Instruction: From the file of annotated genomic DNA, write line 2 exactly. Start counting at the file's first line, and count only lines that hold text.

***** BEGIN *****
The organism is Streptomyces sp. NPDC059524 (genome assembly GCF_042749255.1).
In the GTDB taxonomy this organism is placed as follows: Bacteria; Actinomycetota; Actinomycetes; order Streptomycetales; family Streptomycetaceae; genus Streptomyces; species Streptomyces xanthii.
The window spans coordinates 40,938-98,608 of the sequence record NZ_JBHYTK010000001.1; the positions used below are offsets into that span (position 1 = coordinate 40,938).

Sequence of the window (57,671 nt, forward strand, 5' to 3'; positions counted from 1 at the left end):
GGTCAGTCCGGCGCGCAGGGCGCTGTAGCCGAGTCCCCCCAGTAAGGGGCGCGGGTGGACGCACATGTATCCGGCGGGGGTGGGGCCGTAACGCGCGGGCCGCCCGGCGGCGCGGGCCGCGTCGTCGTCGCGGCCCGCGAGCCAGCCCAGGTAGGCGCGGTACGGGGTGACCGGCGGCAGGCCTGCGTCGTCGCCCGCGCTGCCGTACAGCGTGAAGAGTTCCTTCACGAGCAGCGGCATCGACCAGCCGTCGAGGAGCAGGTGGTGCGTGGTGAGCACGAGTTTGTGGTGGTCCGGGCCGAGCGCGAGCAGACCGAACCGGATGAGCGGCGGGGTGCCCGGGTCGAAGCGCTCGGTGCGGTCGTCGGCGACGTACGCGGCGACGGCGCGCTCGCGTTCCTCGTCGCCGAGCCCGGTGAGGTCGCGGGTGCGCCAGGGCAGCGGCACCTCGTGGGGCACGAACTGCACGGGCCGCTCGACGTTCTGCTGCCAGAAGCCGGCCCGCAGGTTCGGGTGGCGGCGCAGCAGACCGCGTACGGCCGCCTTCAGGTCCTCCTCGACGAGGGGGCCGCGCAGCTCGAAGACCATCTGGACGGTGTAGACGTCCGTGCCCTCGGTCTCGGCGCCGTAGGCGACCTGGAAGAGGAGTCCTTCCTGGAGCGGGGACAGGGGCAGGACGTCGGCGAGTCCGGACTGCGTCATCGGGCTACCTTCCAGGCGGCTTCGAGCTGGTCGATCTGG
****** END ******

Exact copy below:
In the GTDB taxonomy this organism is placed as follows: Bacteria; Actinomycetota; Actinomycetes; order Streptomycetales; family Streptomycetaceae; genus Streptomyces; species Streptomyces xanthii.